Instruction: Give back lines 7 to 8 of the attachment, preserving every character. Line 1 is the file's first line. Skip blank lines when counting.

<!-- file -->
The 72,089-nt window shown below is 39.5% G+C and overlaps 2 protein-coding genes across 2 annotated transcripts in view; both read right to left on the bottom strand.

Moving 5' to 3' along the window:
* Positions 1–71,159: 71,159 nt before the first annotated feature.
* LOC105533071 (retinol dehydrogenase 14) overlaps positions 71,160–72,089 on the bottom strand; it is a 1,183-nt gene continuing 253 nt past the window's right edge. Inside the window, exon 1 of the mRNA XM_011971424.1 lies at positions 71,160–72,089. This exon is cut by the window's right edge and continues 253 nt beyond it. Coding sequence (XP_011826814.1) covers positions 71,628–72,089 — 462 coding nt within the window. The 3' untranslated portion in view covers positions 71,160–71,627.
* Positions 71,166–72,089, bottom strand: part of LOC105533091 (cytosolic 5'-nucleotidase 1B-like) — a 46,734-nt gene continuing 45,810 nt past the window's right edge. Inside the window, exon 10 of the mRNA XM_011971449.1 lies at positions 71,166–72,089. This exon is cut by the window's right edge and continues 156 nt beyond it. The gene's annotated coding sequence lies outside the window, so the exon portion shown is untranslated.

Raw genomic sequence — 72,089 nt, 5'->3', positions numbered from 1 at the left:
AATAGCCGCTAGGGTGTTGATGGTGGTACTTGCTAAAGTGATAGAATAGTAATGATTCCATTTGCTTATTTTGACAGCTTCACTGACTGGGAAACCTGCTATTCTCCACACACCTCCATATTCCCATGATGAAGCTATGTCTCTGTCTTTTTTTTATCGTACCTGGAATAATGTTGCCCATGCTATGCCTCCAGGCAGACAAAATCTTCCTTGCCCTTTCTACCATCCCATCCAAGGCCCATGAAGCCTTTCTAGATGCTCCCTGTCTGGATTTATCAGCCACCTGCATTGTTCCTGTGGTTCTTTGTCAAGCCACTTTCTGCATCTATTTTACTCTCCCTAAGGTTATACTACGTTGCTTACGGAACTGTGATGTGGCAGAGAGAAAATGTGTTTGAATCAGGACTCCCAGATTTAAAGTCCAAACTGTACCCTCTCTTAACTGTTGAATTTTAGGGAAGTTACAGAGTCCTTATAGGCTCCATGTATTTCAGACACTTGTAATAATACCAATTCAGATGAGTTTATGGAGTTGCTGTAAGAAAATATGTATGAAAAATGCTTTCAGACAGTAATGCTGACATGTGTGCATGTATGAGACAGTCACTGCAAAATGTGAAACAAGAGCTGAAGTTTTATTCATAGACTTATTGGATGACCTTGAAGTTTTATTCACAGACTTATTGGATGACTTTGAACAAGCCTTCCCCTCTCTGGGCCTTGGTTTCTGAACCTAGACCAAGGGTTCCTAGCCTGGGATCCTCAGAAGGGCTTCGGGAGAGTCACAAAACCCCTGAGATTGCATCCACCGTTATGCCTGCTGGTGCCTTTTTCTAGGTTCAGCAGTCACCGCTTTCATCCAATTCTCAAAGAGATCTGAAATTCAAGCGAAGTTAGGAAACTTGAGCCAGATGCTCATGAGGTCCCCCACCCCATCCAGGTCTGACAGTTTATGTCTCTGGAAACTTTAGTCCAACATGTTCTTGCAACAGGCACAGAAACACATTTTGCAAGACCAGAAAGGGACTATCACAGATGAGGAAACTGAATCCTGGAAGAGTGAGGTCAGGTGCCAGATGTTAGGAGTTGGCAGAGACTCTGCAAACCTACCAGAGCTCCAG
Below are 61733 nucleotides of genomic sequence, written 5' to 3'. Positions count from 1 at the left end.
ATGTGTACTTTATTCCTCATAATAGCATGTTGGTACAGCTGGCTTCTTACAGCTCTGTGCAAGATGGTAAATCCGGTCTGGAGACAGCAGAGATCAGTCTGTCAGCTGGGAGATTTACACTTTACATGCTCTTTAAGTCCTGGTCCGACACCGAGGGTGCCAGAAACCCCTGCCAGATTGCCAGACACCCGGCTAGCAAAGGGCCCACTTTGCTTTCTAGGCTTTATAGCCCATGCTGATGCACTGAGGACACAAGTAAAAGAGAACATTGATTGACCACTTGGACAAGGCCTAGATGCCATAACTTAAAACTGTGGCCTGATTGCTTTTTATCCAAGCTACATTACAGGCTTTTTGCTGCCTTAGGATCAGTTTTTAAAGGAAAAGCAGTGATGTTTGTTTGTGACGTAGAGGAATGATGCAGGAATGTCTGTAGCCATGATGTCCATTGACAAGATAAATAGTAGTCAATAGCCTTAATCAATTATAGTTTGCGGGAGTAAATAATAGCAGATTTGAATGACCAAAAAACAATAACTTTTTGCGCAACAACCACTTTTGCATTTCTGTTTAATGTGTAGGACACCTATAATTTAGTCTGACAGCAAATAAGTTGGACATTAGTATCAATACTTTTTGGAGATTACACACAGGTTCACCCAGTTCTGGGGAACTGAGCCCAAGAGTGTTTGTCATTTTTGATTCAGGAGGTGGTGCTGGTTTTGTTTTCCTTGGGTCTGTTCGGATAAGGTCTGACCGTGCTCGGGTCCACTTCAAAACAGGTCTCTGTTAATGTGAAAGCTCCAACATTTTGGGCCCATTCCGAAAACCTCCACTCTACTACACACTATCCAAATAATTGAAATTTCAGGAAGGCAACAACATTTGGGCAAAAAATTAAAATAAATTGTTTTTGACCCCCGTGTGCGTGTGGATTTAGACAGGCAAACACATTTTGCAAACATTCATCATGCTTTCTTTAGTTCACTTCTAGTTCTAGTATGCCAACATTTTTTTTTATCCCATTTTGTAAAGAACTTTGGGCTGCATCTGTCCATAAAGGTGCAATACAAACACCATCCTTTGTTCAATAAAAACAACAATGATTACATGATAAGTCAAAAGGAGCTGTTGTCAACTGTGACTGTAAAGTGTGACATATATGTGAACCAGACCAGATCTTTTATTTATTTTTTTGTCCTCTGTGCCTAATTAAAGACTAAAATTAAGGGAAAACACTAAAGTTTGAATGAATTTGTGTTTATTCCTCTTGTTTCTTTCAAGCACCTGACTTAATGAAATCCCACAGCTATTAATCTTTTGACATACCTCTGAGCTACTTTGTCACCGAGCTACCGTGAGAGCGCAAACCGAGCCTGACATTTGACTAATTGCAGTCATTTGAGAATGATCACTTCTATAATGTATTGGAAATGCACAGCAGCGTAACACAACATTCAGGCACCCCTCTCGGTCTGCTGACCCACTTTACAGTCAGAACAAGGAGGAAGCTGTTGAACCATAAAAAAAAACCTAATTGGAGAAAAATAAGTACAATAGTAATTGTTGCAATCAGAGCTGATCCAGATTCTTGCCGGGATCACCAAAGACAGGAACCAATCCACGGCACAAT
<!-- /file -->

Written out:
AATAGCCGCTAGGGTGTTGATGGTGGTACTTGCTAAAGTGATAGAATAGTAATGATTCCATTTGCTTATTTTGACAGCTTCACTGACTGGGAAACCTGCTATTCTCCACACACCTCCATATTCCCATGATGAAGCTATGTCTCTGTCTTTTTTTTATCGTACCTGGAATAATGTTGCCCATGCTATGCCTCCAGGCAGACAAAATCTTCCTTGCCCTTTCTACCATCCCATCCAAGGCCCATGAAGCCTTTCTAGATGCTCCCTGTCTGGATTTATCAGCCACCTGCATTGTTCCTGTGGTTCTTTGTCAAGCCACTTTCTGCATCTATTTTACTCTCCCTAAGGTTATACTACGTTGCTTACGGAACTGTGATGTGGCAGAGAGAAAATGTGTTTGAATCAGGACTCCCAGATTTAAAGTCCAAACTGTACCCTCTCTTAACTGTTGAATTTTAGGGAAGTTACAGAGTCCTTATAGGCTCCATGTATTTCAGACACTTGTAATAATACCAATTCAGATGAGTTTATGGAGTTGCTGTAAGAAAATATGTATGAAAAATGCTTTCAGACAGTAATGCTGACATGTGTGCATGTATGAGACAGTCACTGCAAAATGTGAAACAAGAGCTGAAGTTTTATTCATAGACTTATTGGATGACCTTGAAGTTTTATTCACAGACTTATTGGATGACTTTGAACAAGCCTTCCCCTCTCTGGGCCTTGGTTTCTGAACCTAGACCAAGGGTTCCTAGCCTGGGATCCTCAGAAGGGCTTCGGGAGAGTCACAAAACCCCTGAGATTGCATCCACCGTTATGCCTGCTGGTGCCTTTTTCTAGGTTCAGCAGTCACCGCTTTCATCCAATTCTCAAAGAGATCTGAAATTCAAGCGAAGTTAGGAAACTTGAGCCAGATGCTCATGAGGTCCCCCACCCCATCCAGGTCTGACAGTTTATGTCTCTGGAAACTTTAGTCCAACATGTTCTTGCAACAGGCACAGAAACACATTTTGCAAGACCAGAAAGGGACTATCACAGATGAGGAAACTGAATCCTGGAAGAGTGAGGTCAGGTGCCAGATGTTAGGAGTTGGCAGAGACTCTGCAAACCTACCAGAGCTCCAG
Below are 61733 nucleotides of genomic sequence, written 5' to 3'. Positions count from 1 at the left end.